In December 2010, the New York Times reported that the inventor of the Bair Hugger, Dr. Scott D. Augustine, said the forced-air warming blanket (FAW) could actually pose a danger to patients receiving implants such as hip and knee replacements. He said the forced air could spread bacteria that can lead to hospital-acquired infections such as sepsis and MRSA. That was five years ago!
Twenty years ago the Minnesota anesthesiologist had the idea of keeping patients warm during surgery - it helps anesthetized patients regulate their body temperature and prevent hypothermia - so there would be less bleeding and faster recovery time. The Bair Hugger, which is basically a blanket connected to a portable heater/blower by a flexible hose that blows warm air on a patient’s skin, was approved by the FDA in 1998.
About two years after Dr. Augustine asked hospitals to stop using the device during certain surgeries, the Bone & Joint Journal sided with the doctor. Researchers found that air circulating over the surgical wound in the forced-air warmer contains 2,000 times more contaminants than alternative systems. Apparently the Bair Hugger can suck up air that may contain bacteria on the operating room floor and recirculate the contaminated air to a medical device such as a hip replacement or artificial heart valve.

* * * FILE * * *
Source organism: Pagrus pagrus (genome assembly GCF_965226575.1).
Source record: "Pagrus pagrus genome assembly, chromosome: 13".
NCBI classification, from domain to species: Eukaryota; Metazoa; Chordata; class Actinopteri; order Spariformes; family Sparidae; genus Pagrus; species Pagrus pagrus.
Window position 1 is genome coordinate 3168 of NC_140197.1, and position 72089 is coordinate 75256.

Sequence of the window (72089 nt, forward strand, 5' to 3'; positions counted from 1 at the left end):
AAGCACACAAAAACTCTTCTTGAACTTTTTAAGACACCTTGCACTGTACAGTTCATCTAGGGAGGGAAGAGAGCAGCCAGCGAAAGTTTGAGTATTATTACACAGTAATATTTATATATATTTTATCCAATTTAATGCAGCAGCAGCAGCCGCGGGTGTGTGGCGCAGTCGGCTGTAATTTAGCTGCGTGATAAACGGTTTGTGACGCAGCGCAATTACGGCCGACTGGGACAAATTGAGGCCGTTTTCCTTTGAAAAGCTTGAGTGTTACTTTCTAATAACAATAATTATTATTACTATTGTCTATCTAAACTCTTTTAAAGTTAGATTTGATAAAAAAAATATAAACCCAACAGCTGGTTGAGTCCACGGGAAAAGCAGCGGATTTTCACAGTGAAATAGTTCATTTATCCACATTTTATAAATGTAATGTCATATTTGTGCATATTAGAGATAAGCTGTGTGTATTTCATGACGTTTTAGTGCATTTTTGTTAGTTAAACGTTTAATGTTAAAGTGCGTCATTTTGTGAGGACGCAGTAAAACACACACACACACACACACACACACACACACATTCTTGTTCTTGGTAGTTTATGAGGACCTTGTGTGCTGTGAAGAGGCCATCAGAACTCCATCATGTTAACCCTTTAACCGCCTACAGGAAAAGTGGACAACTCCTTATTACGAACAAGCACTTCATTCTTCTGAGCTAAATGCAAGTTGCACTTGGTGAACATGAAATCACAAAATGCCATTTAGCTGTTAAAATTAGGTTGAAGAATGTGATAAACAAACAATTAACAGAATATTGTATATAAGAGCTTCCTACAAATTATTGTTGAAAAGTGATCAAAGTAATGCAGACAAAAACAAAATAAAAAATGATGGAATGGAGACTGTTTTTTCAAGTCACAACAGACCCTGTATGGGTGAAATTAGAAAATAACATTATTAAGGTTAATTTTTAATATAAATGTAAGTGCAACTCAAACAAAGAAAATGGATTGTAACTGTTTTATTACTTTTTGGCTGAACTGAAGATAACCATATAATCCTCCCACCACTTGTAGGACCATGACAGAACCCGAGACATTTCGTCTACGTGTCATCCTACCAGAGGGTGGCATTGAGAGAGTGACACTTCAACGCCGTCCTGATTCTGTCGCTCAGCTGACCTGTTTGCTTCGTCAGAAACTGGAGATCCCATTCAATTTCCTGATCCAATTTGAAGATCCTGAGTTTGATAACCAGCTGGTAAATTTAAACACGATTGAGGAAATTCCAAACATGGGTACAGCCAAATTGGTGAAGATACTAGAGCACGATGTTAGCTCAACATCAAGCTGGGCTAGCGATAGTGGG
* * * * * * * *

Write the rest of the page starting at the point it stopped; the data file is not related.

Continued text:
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More than 50,000 Bair Hugger units in 2013 were in use in the US and Bair Hugger is used in almost all total joint replacement surgeries.
Meanwhile, Dr Augustine, who made a fortune with the Bair Hugger, is now touting the benefits of his HotDog patient warming device. The system, which is air-free, operates differently from FAW and claims to be “a safe and effective alternative.”